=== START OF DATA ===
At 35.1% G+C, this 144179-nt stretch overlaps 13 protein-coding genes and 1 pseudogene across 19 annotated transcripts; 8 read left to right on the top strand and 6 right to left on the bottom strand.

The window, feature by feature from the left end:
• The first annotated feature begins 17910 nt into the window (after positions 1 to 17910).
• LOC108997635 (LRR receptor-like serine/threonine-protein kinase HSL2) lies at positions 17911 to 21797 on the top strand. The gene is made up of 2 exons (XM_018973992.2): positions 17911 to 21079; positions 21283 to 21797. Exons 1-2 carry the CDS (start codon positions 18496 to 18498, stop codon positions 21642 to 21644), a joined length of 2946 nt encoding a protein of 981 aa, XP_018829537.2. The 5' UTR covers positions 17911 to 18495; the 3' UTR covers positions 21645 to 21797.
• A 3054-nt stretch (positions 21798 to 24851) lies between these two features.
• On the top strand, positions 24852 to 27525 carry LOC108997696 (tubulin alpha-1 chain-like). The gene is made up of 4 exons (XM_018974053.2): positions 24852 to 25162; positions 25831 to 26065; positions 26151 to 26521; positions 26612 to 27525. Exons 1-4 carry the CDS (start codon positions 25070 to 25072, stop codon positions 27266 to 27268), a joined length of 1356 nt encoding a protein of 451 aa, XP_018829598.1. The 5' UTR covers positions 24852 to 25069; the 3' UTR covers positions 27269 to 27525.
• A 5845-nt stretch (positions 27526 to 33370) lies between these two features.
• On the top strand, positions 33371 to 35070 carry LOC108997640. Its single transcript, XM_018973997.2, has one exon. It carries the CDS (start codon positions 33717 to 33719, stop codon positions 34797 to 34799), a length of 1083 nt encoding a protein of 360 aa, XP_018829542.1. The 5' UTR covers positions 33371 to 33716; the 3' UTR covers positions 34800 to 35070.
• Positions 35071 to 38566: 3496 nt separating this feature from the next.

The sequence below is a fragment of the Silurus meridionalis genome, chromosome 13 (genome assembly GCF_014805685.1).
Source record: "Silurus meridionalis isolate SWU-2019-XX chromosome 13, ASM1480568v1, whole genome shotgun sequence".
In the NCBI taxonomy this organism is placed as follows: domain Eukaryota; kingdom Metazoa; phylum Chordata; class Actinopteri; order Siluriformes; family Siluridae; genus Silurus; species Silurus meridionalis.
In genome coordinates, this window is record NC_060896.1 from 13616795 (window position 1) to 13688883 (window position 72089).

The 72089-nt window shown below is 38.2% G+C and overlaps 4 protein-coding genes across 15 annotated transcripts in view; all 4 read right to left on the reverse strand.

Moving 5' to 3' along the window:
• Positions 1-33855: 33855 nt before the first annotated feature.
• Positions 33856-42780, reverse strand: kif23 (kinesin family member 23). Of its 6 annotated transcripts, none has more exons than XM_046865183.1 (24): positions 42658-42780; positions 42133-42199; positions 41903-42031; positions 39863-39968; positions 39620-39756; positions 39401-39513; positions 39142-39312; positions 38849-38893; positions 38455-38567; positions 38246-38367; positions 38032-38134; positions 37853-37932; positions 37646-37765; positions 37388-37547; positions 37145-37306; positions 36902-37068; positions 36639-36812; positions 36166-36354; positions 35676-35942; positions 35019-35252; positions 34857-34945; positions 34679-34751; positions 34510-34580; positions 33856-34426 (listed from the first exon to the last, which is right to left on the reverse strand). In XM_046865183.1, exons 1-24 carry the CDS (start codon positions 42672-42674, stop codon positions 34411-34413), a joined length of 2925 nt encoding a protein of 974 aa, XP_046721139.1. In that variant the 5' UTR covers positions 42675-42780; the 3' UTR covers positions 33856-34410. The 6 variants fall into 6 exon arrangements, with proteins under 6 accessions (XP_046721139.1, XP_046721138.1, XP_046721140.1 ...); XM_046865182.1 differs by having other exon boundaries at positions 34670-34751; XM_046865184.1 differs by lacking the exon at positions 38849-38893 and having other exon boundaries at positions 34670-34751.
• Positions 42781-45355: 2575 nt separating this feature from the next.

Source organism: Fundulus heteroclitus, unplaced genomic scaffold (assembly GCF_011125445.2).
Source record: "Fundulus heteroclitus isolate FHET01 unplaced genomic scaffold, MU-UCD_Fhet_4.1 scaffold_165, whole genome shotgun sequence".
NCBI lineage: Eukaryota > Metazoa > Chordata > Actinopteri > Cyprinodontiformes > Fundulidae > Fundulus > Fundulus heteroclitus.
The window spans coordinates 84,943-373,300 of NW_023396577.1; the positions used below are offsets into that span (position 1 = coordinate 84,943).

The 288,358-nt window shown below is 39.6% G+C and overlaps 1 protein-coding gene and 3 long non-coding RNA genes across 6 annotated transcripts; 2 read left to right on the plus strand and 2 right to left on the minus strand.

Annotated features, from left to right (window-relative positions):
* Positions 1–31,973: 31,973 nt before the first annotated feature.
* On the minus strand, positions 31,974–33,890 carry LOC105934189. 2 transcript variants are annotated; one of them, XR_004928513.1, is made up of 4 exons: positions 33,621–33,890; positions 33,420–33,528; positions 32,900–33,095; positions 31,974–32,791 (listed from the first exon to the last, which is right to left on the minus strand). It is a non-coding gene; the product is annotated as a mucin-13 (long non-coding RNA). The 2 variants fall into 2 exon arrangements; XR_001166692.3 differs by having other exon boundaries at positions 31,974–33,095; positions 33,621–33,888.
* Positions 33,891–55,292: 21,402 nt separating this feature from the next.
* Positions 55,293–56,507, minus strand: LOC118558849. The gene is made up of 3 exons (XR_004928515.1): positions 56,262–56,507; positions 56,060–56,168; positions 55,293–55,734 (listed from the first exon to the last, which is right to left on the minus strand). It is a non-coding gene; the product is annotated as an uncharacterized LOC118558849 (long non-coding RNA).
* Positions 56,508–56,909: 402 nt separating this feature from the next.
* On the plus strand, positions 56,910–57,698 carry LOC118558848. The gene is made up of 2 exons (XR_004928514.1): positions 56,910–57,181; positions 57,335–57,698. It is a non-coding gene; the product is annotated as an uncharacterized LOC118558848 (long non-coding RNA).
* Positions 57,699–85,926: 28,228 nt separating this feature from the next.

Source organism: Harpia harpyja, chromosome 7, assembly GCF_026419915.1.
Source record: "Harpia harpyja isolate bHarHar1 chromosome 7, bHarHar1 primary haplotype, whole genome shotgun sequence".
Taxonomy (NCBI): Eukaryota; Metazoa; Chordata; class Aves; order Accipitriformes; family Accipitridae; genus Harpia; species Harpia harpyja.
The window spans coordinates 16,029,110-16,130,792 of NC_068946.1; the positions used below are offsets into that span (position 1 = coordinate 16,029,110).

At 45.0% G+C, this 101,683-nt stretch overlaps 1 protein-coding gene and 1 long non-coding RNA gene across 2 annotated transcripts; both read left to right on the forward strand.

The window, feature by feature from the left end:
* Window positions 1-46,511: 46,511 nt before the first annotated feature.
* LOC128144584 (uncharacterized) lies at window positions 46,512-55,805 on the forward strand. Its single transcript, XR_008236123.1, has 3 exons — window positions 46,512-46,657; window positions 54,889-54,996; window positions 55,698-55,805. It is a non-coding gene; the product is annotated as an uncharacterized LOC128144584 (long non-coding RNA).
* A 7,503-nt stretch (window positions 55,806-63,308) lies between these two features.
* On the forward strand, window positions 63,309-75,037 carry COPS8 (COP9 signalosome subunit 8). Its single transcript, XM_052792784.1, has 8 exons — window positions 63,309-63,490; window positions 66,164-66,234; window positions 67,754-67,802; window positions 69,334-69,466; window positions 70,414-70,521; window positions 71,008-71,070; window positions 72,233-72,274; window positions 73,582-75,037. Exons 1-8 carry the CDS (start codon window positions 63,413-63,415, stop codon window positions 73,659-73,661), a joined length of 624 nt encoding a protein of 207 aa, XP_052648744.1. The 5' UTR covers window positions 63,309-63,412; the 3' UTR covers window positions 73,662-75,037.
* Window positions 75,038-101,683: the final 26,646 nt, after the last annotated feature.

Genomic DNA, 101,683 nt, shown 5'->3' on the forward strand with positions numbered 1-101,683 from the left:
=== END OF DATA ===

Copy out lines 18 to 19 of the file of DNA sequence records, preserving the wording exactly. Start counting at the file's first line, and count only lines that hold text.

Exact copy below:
• Positions 42781-45355: 2575 nt separating this feature from the next.

Source organism: Fundulus heteroclitus, unplaced genomic scaffold (assembly GCF_011125445.2).